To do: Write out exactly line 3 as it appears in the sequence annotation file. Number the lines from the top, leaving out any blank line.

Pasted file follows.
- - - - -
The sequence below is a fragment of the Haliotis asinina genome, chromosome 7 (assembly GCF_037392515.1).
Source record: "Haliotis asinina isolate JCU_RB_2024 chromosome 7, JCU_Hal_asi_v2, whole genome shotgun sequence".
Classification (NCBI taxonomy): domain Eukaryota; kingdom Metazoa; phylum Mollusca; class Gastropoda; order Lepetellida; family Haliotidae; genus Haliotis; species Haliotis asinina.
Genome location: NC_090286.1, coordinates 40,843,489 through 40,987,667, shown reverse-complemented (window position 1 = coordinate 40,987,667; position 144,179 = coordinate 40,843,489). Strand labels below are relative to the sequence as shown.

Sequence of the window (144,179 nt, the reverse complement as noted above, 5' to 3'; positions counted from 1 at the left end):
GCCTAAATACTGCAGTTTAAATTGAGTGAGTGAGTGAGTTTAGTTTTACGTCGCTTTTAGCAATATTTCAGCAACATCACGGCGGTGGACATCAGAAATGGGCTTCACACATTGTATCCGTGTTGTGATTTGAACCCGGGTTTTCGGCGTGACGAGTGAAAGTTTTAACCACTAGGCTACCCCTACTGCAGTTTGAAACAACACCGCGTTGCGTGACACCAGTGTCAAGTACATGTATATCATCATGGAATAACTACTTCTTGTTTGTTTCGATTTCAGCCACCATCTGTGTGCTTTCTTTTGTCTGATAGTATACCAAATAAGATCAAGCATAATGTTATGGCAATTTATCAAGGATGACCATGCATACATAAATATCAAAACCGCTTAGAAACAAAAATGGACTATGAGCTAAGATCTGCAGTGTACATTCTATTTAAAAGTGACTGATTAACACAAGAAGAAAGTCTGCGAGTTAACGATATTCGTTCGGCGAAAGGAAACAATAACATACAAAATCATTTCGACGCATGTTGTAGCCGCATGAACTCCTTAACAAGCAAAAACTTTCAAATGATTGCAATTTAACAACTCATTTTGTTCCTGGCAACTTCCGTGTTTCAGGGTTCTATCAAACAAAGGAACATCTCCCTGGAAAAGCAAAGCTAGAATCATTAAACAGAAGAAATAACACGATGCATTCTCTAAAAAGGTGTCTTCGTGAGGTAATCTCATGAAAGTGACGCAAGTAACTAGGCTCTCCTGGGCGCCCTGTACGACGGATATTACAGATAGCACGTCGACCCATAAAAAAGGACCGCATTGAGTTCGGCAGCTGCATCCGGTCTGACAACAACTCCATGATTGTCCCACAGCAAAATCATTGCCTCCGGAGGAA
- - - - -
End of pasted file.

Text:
Classification (NCBI taxonomy): domain Eukaryota; kingdom Metazoa; phylum Mollusca; class Gastropoda; order Lepetellida; family Haliotidae; genus Haliotis; species Haliotis asinina.